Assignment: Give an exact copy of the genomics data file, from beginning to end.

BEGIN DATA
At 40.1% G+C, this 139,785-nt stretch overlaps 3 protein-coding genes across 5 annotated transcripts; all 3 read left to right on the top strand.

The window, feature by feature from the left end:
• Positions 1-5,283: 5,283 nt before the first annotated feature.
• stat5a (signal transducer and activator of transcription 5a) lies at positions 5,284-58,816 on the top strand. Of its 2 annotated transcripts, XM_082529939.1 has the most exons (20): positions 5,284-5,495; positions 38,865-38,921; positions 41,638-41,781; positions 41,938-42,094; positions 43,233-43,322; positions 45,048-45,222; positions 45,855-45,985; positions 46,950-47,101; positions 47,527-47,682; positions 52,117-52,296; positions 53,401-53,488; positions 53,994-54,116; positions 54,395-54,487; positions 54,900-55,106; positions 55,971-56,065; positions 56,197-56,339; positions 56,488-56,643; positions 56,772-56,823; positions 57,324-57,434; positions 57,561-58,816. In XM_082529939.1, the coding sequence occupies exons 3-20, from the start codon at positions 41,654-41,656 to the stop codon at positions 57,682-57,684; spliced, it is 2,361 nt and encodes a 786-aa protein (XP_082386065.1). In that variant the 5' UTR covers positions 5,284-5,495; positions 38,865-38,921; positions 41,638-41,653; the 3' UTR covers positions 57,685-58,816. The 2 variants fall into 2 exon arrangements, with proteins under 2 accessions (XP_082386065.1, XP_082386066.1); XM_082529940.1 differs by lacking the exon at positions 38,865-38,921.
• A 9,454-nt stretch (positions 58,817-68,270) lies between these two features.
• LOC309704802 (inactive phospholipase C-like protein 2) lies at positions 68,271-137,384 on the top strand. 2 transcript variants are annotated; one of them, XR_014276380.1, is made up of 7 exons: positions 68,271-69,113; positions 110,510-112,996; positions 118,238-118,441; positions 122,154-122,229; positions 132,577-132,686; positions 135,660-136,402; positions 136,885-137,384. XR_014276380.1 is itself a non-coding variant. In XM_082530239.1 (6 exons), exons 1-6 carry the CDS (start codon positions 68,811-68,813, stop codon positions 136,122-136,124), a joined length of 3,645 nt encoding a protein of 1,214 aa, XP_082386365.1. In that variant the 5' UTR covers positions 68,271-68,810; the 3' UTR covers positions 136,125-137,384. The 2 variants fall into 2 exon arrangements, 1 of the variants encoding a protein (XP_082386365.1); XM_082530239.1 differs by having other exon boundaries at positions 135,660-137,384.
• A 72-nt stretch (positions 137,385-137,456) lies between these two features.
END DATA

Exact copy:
At 40.1% G+C, this 139,785-nt stretch overlaps 3 protein-coding genes across 5 annotated transcripts; all 3 read left to right on the top strand.

The window, feature by feature from the left end:
• Positions 1-5,283: 5,283 nt before the first annotated feature.
• stat5a (signal transducer and activator of transcription 5a) lies at positions 5,284-58,816 on the top strand. Of its 2 annotated transcripts, XM_082529939.1 has the most exons (20): positions 5,284-5,495; positions 38,865-38,921; positions 41,638-41,781; positions 41,938-42,094; positions 43,233-43,322; positions 45,048-45,222; positions 45,855-45,985; positions 46,950-47,101; positions 47,527-47,682; positions 52,117-52,296; positions 53,401-53,488; positions 53,994-54,116; positions 54,395-54,487; positions 54,900-55,106; positions 55,971-56,065; positions 56,197-56,339; positions 56,488-56,643; positions 56,772-56,823; positions 57,324-57,434; positions 57,561-58,816. In XM_082529939.1, the coding sequence occupies exons 3-20, from the start codon at positions 41,654-41,656 to the stop codon at positions 57,682-57,684; spliced, it is 2,361 nt and encodes a 786-aa protein (XP_082386065.1). In that variant the 5' UTR covers positions 5,284-5,495; positions 38,865-38,921; positions 41,638-41,653; the 3' UTR covers positions 57,685-58,816. The 2 variants fall into 2 exon arrangements, with proteins under 2 accessions (XP_082386065.1, XP_082386066.1); XM_082529940.1 differs by lacking the exon at positions 38,865-38,921.
• A 9,454-nt stretch (positions 58,817-68,270) lies between these two features.
• LOC309704802 (inactive phospholipase C-like protein 2) lies at positions 68,271-137,384 on the top strand. 2 transcript variants are annotated; one of them, XR_014276380.1, is made up of 7 exons: positions 68,271-69,113; positions 110,510-112,996; positions 118,238-118,441; positions 122,154-122,229; positions 132,577-132,686; positions 135,660-136,402; positions 136,885-137,384. XR_014276380.1 is itself a non-coding variant. In XM_082530239.1 (6 exons), exons 1-6 carry the CDS (start codon positions 68,811-68,813, stop codon positions 136,122-136,124), a joined length of 3,645 nt encoding a protein of 1,214 aa, XP_082386365.1. In that variant the 5' UTR covers positions 68,271-68,810; the 3' UTR covers positions 136,125-137,384. The 2 variants fall into 2 exon arrangements, 1 of the variants encoding a protein (XP_082386365.1); XM_082530239.1 differs by having other exon boundaries at positions 135,660-137,384.
• A 72-nt stretch (positions 137,385-137,456) lies between these two features.